Alongside your writing about nature, religion, and pilgrimage, you also write about nude bathing. Could you tell us a little more about the overlap between this affinity for immersion and your interests in Celtic tradition?

The early church mandated that baptism had to take place in flowing, natural water because it was seen to have spirit and life going through it, and it had to be done with no clothes on (to the point where women were even told to take off hair fastenings and jewellery). Nowadays, the church simply wouldn’t understand that. It’s all very polite and buttoned up these days: you put a few drops of water of water on the baby’s head and then all go and have tea together.

So, originally, baptisms used to have a deep sense of going back into and embracing creation physically and bodily. We don’t do that now – it’s no longer remotely possible in our culture and I wouldn’t recommend it either. But what you can do is ‘skinny dip’ in water in your state of innocence. It is to my mind a devout thing to not take anything artificial and plastic such as swimming costumes or wetsuits into the water with you; they all release microfibres and particles into the water systems. Going in as you were born, on the other hand, will have no effect on the water, and I quite like that as a statement, approaching the water as something to preserve from contamination.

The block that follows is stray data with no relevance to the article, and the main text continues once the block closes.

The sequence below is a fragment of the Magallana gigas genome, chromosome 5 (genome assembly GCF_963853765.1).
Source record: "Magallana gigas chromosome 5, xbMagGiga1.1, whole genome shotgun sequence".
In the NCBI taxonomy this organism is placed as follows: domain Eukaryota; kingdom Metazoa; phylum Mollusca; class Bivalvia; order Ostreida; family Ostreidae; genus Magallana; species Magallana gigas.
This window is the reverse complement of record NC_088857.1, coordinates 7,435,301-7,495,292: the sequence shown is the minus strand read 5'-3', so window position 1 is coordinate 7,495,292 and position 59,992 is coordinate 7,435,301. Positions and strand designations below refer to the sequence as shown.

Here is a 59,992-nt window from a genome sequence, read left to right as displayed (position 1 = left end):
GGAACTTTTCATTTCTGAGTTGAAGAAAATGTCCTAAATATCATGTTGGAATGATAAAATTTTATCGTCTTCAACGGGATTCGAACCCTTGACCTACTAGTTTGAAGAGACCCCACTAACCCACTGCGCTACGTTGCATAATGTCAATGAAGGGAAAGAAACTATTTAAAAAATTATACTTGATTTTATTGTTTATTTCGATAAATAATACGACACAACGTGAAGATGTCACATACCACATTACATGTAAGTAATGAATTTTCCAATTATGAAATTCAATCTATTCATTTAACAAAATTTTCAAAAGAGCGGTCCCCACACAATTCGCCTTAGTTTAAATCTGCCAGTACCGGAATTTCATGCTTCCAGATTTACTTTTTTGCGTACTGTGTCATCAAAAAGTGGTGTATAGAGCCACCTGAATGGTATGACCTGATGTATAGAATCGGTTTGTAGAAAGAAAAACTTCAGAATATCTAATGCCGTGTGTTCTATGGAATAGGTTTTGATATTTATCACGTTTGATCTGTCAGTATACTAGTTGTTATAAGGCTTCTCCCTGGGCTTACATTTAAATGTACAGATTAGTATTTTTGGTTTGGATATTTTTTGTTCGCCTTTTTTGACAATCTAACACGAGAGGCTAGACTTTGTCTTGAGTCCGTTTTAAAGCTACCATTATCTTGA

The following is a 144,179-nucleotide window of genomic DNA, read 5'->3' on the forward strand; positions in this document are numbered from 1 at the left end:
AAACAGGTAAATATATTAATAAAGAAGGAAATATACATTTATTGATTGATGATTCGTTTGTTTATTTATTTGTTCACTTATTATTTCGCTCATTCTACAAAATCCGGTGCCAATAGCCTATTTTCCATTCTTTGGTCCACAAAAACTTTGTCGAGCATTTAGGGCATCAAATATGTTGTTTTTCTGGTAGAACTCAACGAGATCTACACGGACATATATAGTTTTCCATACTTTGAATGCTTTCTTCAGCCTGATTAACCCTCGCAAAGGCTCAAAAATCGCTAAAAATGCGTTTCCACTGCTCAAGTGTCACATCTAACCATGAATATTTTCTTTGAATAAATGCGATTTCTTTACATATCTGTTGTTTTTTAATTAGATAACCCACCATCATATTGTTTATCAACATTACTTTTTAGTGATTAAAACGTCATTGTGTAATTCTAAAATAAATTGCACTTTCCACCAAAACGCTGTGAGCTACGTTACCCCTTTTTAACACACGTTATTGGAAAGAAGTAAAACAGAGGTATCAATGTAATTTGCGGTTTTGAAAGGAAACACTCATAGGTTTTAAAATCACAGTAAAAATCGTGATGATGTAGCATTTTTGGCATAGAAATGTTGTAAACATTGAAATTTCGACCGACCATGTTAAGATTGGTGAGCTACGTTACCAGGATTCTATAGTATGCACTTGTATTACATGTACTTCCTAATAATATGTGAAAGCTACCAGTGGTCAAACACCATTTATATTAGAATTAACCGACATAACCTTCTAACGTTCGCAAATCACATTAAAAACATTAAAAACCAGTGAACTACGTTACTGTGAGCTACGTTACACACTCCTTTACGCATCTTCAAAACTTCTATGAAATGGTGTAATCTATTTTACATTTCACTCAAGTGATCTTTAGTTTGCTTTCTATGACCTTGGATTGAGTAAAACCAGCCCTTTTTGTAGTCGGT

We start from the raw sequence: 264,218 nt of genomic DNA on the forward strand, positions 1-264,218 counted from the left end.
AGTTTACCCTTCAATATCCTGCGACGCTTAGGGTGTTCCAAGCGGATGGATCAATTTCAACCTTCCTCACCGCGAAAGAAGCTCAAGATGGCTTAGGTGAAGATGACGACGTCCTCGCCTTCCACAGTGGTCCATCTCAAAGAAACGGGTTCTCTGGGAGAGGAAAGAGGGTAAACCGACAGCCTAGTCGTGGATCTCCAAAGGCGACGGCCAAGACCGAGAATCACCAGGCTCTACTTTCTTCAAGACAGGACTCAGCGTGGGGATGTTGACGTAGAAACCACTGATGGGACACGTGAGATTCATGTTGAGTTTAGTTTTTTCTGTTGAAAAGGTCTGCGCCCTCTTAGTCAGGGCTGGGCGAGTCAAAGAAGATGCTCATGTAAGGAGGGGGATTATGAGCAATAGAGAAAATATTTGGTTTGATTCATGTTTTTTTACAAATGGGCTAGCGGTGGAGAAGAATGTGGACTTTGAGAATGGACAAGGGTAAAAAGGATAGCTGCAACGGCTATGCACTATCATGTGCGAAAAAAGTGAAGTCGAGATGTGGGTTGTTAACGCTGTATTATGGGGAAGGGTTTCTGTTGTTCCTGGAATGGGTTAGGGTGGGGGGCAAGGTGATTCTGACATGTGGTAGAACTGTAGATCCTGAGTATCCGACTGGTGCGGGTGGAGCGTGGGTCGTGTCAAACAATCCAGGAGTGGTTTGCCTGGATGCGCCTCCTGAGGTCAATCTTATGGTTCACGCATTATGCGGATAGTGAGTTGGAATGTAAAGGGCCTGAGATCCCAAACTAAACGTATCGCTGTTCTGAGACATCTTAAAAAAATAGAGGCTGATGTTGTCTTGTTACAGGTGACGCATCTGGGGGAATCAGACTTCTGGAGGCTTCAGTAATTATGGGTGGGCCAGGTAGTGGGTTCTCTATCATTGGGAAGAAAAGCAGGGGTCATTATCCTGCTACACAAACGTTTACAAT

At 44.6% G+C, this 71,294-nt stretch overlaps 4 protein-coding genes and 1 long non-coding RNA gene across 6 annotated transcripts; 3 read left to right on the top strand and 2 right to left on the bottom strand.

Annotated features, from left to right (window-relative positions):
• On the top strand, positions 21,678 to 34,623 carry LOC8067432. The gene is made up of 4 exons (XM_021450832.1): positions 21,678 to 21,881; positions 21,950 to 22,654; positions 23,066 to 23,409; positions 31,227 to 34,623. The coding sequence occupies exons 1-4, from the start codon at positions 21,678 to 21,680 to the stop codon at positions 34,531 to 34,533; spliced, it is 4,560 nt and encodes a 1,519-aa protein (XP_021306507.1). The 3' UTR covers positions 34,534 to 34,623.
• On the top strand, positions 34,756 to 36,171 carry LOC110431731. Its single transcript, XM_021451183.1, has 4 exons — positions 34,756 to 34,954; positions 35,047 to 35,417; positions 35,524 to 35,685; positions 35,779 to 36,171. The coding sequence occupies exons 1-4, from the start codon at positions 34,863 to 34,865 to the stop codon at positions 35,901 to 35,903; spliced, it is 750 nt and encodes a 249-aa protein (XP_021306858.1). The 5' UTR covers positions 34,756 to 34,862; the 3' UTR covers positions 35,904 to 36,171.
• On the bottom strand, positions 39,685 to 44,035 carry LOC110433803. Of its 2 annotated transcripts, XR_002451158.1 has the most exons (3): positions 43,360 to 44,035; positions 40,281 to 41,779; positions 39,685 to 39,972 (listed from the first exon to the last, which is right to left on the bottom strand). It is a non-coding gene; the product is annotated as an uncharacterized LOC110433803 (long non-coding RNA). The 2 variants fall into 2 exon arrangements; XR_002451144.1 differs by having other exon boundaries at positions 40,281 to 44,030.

It also shakes up people’s notions about what religion and spirituality is. In early church manuscripts there are pictures of saints stripped off and going into the water, which nowadays people would deem outrageous, saying that ‘you can’t paint Saint Cuthbert’s bottom!’ for example. But there indeed is St Cuthbert going into the sea at Lindisfarne; there is a full illustration of him going naked into the waves. There are also early pictures of Christ being baptized in the nude. There used to be a real sense that a full embrace of creation involves the human body. I think environmentalism is a very bodily thing – protestors are gluing their bodies to the road and putting their bodies in the way.